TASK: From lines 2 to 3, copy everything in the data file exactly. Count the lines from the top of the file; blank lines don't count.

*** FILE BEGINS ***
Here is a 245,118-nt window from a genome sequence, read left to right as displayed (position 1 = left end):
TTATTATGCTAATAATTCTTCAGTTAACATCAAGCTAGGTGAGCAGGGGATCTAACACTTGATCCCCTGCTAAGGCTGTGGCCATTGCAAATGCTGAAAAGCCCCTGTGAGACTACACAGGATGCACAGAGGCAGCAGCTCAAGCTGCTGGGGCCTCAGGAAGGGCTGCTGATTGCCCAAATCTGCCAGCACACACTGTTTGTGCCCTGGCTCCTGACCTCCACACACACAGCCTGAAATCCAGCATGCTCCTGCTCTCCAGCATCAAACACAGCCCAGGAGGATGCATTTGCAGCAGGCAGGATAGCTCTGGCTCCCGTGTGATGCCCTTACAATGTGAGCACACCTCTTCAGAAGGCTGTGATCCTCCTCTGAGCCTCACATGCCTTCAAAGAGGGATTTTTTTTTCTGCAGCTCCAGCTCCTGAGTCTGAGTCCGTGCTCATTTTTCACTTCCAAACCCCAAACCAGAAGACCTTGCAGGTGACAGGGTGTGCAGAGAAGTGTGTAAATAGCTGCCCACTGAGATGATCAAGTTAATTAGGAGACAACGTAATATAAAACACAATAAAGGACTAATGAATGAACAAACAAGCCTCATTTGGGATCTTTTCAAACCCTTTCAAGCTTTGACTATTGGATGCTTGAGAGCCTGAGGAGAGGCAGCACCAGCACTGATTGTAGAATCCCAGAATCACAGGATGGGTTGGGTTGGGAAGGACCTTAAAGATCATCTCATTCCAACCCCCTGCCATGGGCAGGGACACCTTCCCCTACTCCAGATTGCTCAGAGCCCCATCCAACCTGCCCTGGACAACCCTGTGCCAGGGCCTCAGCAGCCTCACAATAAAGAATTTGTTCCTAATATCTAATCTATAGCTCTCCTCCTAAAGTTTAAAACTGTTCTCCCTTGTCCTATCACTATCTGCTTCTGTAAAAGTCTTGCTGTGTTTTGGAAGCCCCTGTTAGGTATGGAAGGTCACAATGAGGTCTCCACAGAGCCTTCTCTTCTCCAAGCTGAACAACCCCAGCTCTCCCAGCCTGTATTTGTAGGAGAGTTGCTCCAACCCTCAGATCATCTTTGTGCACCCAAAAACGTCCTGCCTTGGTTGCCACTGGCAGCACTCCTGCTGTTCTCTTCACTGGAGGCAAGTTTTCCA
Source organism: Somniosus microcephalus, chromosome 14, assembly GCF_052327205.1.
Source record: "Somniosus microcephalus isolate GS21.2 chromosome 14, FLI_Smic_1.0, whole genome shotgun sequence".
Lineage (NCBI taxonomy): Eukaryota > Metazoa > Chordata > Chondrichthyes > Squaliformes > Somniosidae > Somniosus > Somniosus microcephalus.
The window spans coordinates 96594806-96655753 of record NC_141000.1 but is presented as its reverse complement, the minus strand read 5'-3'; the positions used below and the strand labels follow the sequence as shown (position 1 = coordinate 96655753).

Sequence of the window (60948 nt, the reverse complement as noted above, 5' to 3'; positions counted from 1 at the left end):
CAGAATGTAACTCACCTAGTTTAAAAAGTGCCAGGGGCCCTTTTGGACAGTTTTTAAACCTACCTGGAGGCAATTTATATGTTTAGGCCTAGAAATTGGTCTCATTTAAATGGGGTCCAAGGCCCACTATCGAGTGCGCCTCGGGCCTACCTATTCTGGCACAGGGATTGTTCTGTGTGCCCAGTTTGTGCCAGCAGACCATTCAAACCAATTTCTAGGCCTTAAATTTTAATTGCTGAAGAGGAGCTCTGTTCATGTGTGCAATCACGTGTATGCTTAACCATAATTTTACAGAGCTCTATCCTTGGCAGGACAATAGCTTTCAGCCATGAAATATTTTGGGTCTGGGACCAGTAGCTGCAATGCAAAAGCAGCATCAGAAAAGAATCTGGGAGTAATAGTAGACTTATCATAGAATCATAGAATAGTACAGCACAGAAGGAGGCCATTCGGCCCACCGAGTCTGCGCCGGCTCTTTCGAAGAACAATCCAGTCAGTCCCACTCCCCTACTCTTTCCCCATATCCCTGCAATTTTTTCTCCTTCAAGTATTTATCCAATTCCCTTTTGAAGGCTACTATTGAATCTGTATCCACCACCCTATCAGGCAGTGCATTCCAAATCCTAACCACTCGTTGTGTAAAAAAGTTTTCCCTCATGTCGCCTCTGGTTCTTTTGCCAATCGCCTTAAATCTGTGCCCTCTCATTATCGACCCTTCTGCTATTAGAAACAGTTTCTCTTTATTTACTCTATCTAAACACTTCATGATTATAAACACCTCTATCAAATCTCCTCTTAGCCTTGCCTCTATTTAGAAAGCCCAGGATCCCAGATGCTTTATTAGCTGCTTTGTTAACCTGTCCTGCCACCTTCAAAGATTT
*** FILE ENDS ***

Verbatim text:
TTATTATGCTAATAATTCTTCAGTTAACATCAAGCTAGGTGAGCAGGGGATCTAACACTTGATCCCCTGCTAAGGCTGTGGCCATTGCAAATGCTGAAAAGCCCCTGTGAGACTACACAGGATGCACAGAGGCAGCAGCTCAAGCTGCTGGGGCCTCAGGAAGGGCTGCTGATTGCCCAAATCTGCCAGCACACACTGTTTGTGCCCTGGCTCCTGACCTCCACACACACAGCCTGAAATCCAGCATGCTCCTGCTCTCCAGCATCAAACACAGCCCAGGAGGATGCATTTGCAGCAGGCAGGATAGCTCTGGCTCCCGTGTGATGCCCTTACAATGTGAGCACACCTCTTCAGAAGGCTGTGATCCTCCTCTGAGCCTCACATGCCTTCAAAGAGGGATTTTTTTTTCTGCAGCTCCAGCTCCTGAGTCTGAGTCCGTGCTCATTTTTCACTTCCAAACCCCAAACCAGAAGACCTTGCAGGTGACAGGGTGTGCAGAGAAGTGTGTAAATAGCTGCCCACTGAGATGATCAAGTTAATTAGGAGACAACGTAATATAAAACACAATAAAGGACTAATGAATGAACAAACAAGCCTCATTTGGGATCTTTTCAAACCCTTTCAAGCTTTGACTATTGGATGCTTGAGAGCCTGAGGAGAGGCAGCACCAGCACTGATTGTAGAATCCCAGAATCACAGGATGGGTTGGGTTGGGAAGGACCTTAAAGATCATCTCATTCCAACCCCCTGCCATGGGCAGGGACACCTTCCCCTACTCCAGATTGCTCAGAGCCCCATCCAACCTGCCCTGGACAACCCTGTGCCAGGGCCTCAGCAGCCTCACAATAAAGAATTTGTTCCTAATATCTAATCTATAGCTCTCCTCCTAAAGTTTAAAACTGTTCTCCCTTGTCCTATCACTATCTGCTTCTGTAAAAGTCTTGCTGTGTTTTGGAAGCCCCTGTTAGGTATGGAAGGTCACAATGAGGTCTCCACAGAGCCTTCTCTTCTCCAAGCTGAACAACCCCAGCTCTCCCAGCCTGTATTTGTAGGAGAGTTGCTCCAACCCTCAGATCATCTTTGTGCACCCAAAAACGTCCTGCCTTGGTTGCCACTGGCAGCACTCCTGCTGTTCTCTTCACTGGAGGCAAGTTTTCCA
Source organism: Somniosus microcephalus, chromosome 14, assembly GCF_052327205.1.